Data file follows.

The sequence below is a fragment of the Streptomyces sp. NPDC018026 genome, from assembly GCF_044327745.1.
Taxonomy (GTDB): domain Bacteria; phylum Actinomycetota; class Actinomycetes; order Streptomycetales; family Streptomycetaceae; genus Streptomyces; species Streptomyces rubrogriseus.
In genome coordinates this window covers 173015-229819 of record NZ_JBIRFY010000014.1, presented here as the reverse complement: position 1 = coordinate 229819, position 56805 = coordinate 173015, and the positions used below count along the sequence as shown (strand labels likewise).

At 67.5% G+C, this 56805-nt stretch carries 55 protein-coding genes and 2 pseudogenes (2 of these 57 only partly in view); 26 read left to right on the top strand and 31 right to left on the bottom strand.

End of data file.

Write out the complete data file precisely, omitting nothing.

The sequence below is a fragment of the Streptomyces sp. NPDC018026 genome, from assembly GCF_044327745.1.
Taxonomy (GTDB): domain Bacteria; phylum Actinomycetota; class Actinomycetes; order Streptomycetales; family Streptomycetaceae; genus Streptomyces; species Streptomyces rubrogriseus.
In genome coordinates this window covers 173015-229819 of record NZ_JBIRFY010000014.1, presented here as the reverse complement: position 1 = coordinate 229819, position 56805 = coordinate 173015, and the positions used below count along the sequence as shown (strand labels likewise).

At 67.5% G+C, this 56805-nt stretch carries 55 protein-coding genes and 2 pseudogenes (2 of these 57 only partly in view); 26 read left to right on the top strand and 31 right to left on the bottom strand.